Through purposeful efforts and large investments, Swedish-based Löfbergs has successfully reduced its climate impact by 90 per cent over the last three years. The results are presented in the sustainability report that the family-owned coffee roaster releases today. The company are setting new tough climate targets with the focus to reduce the climate emissions in the entire value chain – in other words, even outside its own operations.
“Climate change is already affecting the coffee industry to a large extent, and something has to be done. It is about truly reducing the emissions in the entire value chain. We cannot climate-compensate away the challenges in the coffee industry,” says Kajsa-Lisa Ljudén, Head of Sustainability at Löfbergs.
Löfbergs is now setting concrete objectives when it comes to climate emissions outside of the company’s own activities, for example for farming, customer transports and consumption. By 2030, Löfbergs will have contributed with a reduction of 30 per cent.
“This will require new kinds of cooperation, which we welcome. In the end, it is about us wanting to contribute to a world where people and coffee can grow,” says Kajsa-Lisa Ljudén.
The 90 percent reduction of the company’s own climate impact over the last three years is due especially to the transition to bioLPG in the roasting process and the SEK 200 million investment in a new, modern, and environmentally certified roastery in Karlstad.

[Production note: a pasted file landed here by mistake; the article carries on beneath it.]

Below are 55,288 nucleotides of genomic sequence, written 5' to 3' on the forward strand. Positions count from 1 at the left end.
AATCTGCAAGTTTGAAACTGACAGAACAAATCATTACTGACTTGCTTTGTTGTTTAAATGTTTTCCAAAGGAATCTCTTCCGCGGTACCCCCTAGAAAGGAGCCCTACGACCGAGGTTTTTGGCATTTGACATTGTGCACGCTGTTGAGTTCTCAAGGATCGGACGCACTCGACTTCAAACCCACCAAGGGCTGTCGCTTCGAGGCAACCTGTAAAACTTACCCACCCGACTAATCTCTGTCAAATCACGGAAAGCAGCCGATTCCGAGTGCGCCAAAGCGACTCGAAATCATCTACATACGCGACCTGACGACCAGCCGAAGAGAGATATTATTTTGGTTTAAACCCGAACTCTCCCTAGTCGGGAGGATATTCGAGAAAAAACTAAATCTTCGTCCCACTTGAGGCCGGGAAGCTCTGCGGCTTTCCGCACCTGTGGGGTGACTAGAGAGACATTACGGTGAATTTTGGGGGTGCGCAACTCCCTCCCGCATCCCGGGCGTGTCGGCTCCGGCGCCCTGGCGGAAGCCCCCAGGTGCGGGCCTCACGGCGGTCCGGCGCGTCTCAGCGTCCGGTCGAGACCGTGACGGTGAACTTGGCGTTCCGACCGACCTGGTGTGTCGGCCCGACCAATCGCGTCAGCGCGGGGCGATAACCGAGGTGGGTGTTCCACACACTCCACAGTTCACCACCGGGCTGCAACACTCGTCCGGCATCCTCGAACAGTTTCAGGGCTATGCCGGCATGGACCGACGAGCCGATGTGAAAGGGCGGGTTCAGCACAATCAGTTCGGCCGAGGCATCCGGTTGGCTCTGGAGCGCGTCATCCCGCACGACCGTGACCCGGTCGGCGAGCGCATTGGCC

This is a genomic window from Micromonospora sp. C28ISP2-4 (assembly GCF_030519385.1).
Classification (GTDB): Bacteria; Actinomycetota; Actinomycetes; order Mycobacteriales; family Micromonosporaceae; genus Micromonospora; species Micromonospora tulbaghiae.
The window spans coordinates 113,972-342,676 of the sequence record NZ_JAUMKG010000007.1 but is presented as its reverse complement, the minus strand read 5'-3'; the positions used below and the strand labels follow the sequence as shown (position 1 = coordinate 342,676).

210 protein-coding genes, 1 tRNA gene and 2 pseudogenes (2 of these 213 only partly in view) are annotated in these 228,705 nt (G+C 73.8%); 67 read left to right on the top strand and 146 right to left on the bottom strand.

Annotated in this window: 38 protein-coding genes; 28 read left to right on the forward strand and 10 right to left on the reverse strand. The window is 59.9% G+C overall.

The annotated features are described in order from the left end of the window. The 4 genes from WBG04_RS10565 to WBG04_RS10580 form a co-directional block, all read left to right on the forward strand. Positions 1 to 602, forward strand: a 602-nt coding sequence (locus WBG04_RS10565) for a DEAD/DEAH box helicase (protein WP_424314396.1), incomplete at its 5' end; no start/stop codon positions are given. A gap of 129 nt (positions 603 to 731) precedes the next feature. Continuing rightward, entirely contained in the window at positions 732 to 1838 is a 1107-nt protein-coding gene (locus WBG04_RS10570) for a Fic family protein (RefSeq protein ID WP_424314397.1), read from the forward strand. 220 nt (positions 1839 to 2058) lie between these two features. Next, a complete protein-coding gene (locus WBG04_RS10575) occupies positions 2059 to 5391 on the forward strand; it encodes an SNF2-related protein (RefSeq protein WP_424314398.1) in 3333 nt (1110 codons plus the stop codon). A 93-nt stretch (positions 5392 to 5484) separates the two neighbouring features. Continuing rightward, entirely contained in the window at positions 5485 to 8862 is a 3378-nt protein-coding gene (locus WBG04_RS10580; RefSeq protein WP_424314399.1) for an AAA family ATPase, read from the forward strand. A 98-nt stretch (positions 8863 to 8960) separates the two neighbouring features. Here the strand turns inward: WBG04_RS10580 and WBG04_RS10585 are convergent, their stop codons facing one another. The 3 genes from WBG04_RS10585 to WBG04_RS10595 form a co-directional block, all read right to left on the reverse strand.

“The new roastery is truly a successful climate investment that results in us taking a giant leap in our climate action. That, in combination with finding new smart solutions that reduce our waste, increases the share of plant-based packaging material and other things that are bringing us closer to the goal of becoming circular and generating zero waste,” says Kajsa-Lisa Ljudén.
In 1995, Löfbergs imported the very first container of organic coffee to Sweden, and today the whole assortment has a sustainability certification. This has contributed to SEK 45 million in extra premiums for Fairtrade farmers and cooperatives during the year, and that an area equivalent to 12,700 football pitches has been converted to organic farming without artificial fertilizers and pesticides.
But Löfbergs is making great investments beyond sustainability certifications too, for example through its own development projects. The work is carried out within the frame of International Coffee Partners and coffee&climate, two initiatives that Löfbergs has founded together with other European coffee companies. Almost 180,000 coffee farmers have participated in the projects to date.
“To strengthen the coffee farmers and their possibilities of meeting climate change and improve their living conditions is a prioritised matter to secure the future of coffee,” says Kajsa-Lisa Ljudén.